With the unlocked multipliers on these Core 2 Extreme QX9775 processors, Skulltrail overclocking is embarrassingly easy. I was able to get the system to boot into Windows with both CPUs at 4GHz by setting their voltage to 1.35V, one-tenth of a volt above stock. However, the system wasn't stable enough to run our eight-threaded Euler3D CFD benchmark without crashing at those settings. Raising both CPUs' voltage to 1.375V didn't quite cut it, but 1.4V seemed to do the trick. This is on air cooling using those Zalman coolers pictured earlier in the article. They're nice coolers, but nothing too exotic.
Let me just say: Holy crap! Here's how the system performed at 4GHz.
That's.... acceptable. We need to try putting some lower-speed, less expensive Xeons into this board to see what they can do. I'll give that a shot when I can. For now, though, it's pretty clear this Skulltrail rig has some overclocking headroom built in, despite the QX9775 processor's status as a top-of-the-line product. That's unusual, and we'll take it.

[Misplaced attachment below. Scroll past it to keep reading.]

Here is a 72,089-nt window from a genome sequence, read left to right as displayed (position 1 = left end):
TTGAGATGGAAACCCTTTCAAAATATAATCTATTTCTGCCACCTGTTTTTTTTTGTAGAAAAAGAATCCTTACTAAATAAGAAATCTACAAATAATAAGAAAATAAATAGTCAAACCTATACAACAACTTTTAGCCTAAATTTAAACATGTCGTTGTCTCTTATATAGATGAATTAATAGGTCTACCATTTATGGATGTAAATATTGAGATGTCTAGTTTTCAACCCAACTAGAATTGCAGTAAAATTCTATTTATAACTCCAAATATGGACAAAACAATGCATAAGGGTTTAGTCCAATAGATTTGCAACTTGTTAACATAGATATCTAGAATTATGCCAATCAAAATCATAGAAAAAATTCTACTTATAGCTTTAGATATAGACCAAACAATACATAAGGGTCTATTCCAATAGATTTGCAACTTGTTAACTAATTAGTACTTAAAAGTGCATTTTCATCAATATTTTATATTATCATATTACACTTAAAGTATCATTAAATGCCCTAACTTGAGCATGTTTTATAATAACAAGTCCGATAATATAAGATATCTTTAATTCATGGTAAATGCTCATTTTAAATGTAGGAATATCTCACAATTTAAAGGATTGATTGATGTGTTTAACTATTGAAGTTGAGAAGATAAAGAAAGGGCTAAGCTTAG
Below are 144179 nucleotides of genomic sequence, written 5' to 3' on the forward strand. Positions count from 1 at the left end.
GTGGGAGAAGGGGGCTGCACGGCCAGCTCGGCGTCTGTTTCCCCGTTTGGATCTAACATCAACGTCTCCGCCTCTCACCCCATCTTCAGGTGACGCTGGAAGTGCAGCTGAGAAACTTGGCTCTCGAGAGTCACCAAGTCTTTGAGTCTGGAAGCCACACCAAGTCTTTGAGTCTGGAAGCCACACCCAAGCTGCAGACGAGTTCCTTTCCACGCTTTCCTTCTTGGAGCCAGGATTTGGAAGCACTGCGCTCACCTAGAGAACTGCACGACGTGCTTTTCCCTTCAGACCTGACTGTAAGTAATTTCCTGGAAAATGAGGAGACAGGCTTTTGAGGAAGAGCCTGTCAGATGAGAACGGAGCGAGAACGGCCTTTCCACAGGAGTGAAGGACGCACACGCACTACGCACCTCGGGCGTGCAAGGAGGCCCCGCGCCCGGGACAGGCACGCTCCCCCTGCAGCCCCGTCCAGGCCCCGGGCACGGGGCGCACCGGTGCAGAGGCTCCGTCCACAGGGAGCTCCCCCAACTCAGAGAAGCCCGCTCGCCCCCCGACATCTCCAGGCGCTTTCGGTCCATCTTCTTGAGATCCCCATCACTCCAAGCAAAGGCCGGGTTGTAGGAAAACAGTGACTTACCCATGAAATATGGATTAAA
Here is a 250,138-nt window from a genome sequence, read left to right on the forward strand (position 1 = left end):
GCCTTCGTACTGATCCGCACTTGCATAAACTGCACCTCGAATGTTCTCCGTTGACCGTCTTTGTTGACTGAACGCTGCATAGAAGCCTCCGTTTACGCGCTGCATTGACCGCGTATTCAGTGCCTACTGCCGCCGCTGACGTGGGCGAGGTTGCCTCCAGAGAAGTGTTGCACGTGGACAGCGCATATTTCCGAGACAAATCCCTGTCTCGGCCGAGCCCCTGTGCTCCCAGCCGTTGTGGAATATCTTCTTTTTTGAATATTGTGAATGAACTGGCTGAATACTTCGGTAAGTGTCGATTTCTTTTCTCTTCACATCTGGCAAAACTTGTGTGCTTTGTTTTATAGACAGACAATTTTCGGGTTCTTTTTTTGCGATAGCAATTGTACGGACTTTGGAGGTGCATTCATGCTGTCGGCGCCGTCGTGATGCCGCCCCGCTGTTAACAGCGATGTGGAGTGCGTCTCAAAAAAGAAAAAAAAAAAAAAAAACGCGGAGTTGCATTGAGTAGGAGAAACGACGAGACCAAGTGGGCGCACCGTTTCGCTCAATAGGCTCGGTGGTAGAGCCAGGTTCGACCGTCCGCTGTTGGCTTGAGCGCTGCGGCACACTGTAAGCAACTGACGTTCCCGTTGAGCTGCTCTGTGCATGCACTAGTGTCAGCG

|Samsung fires up its foundries for mass production of GDDR6 memory||1|
|Use InSpectre to see if you're protected from Meltdown and Spectre||29|
|David Kanter dissects Intel's 22-nm FinFET Low Power process tech||12|
|TPCast's second-gen wireless VR adapter can deal with 8K streams||7|
|Synaptics' Clear ID fingerprint sensor feels like the way of the future||25|
|Be Quiet cranks its Straight Power PSUs to 11||15|
|Cherry MX Low Profile RGB switches arrive in the Ducky Blade Air||20|
|Nothing Day Shortbread||14|
|Here's all of TR's CES 2018 coverage in one place||7|
|On look, an InSpectre Gadget.||+64|